It turns out that the Twitter brouhaha arose out of the paper’s third conclusion, which talks about the relative speed of emotional processing. The authors note that brain activity in one region (the anterior insula) peaked more quickly for sympathy with physical pain than for the other conditions. They attribute this to a more efficient, direct mechanism for relating to physical pain than for the other conditions. This makes evolutionary and developmental sense. Physical pain is arguably the most “basic” of the situations being tested; animals and young children can both sympathize with physical pain in others, even if they can’t understand altruism or relate to grief or angst. And that’s where you get the title of the USC press release, “Nobler Instincts Take Time.”
(One more point – given how the media spun this finding, it’s worth noting the time scale here. The authors found that brain activity associated with compassion for physical pain peaked at 6 seconds. Brain activity associated with compassion for mental pain, and the two admiration conditions, peaked between 8 and 12 seconds. So it’s not like compassion for physical pain is instantaneous; nor does mustering compassion for emotional pain require several minutes of deep thought.)
So where does Twitter come in? Well, as you’ve seen, the paper is cool, but not terribly thrilling to your average reader, who likely doesn’t know the PMC from the DMV. Maybe it wasn’t thrilling to the USC folks writing the press release, either, because they chose to build off of one speculative paragraph from the paper’s discussion:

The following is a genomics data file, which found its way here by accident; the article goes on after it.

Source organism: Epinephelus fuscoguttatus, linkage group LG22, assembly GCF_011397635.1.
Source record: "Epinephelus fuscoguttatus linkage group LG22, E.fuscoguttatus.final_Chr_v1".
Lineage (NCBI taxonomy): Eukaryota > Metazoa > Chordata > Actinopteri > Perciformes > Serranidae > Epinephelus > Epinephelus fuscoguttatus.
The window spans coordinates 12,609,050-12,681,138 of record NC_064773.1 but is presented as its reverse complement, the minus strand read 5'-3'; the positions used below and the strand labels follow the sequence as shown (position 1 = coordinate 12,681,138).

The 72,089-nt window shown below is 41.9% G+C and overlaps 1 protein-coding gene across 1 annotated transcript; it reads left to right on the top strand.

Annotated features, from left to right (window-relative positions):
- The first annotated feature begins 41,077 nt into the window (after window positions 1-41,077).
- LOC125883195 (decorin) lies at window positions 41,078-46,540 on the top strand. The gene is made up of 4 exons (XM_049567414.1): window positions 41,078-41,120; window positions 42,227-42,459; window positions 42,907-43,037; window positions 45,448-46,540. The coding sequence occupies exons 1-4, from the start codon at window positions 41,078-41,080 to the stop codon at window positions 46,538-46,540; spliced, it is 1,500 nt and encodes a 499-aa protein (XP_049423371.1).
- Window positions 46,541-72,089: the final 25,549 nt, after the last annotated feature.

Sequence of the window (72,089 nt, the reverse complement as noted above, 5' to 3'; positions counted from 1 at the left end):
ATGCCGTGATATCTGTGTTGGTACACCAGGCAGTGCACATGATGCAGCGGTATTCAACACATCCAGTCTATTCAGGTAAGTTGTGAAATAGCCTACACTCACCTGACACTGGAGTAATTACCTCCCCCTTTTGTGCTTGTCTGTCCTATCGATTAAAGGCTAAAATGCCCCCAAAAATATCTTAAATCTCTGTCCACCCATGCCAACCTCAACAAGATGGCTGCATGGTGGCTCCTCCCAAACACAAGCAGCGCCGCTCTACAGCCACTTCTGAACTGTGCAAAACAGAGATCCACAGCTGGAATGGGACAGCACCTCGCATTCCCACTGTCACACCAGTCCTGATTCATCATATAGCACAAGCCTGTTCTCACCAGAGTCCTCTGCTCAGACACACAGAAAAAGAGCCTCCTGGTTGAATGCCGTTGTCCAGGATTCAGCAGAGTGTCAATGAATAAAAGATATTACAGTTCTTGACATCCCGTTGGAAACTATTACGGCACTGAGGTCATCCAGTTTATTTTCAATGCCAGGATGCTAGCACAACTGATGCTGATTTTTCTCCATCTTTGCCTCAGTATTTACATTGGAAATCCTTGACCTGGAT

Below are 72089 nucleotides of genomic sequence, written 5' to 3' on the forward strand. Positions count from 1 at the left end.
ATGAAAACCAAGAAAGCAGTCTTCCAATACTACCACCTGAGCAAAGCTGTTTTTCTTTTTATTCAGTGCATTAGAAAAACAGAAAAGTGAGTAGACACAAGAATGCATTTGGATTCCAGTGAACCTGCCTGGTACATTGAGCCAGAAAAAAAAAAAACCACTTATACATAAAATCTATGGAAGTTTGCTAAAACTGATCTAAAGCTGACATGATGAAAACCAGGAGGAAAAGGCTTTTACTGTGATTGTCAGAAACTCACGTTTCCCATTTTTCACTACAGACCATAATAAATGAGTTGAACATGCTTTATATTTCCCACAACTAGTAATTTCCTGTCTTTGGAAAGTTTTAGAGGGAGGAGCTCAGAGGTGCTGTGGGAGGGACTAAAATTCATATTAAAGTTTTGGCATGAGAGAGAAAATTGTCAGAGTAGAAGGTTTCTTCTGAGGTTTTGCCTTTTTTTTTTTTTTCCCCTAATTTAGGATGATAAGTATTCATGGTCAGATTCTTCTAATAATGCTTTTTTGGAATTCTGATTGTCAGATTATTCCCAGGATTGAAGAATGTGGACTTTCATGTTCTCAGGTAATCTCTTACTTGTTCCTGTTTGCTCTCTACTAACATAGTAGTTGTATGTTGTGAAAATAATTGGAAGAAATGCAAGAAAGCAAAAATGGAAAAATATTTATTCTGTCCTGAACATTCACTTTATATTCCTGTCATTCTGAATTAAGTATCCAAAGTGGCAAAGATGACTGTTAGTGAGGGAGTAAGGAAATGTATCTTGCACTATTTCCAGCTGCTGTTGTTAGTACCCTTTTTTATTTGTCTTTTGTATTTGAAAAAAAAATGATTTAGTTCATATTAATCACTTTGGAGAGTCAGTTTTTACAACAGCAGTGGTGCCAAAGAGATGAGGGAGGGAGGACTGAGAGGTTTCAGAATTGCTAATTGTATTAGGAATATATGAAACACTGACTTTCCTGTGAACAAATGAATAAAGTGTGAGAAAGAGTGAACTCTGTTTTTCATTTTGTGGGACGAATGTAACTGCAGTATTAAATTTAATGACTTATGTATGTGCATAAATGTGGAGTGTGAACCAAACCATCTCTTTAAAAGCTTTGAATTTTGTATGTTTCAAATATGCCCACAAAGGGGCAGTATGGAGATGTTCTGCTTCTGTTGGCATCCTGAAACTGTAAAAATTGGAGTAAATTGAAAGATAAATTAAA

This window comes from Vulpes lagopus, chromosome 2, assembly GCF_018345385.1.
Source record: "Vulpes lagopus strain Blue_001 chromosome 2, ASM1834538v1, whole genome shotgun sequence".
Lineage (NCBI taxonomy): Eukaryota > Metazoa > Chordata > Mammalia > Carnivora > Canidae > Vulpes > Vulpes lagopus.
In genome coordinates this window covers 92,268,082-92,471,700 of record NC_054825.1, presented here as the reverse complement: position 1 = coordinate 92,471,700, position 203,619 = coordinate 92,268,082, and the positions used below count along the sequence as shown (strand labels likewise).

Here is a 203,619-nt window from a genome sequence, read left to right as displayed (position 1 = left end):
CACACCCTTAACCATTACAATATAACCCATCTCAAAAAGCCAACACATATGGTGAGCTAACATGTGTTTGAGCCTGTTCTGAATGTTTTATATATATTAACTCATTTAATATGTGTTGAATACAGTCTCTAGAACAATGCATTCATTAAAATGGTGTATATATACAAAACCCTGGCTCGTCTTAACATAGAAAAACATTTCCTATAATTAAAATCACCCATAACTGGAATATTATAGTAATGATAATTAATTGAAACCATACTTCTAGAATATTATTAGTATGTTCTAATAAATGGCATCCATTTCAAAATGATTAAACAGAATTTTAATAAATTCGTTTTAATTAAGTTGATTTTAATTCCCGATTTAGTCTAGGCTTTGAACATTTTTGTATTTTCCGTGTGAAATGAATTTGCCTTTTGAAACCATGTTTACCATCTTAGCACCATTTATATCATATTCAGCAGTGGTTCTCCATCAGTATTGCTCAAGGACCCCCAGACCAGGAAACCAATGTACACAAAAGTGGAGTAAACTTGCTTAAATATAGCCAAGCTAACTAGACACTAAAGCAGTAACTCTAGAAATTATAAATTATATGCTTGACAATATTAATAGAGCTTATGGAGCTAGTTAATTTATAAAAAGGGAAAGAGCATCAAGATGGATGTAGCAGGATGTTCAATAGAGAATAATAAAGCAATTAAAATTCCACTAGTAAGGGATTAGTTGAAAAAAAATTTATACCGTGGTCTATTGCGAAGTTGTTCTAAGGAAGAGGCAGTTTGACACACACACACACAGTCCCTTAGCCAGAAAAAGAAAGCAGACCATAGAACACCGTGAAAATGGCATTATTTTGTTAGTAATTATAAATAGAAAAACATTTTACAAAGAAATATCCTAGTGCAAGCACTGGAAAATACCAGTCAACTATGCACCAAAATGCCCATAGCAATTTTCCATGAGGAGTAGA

If replicated, this finding could have important implications for the role of culture and evolution in the development and operation of social and moral systems; in order for emotions about the psychological situations of others to be induced and experienced, additional time may be needed for the introspective processing of culturally shaped social knowledge. The rapidity and parallel processing of attention-requiring information, which hallmark the digital age, might reduce the frequency of full experience of such emotions, with potentially negative consequences.
Okay. That speculation relates to the results described in this paper, but also reflects a more general, timely concern that new media technologies are placing unprecedented stress on our cortical systems (We’ve addressed these concerns before on this blog, here, here, and most extensively here. The neurobiological jury is still out on whether Google really is making us stupid.)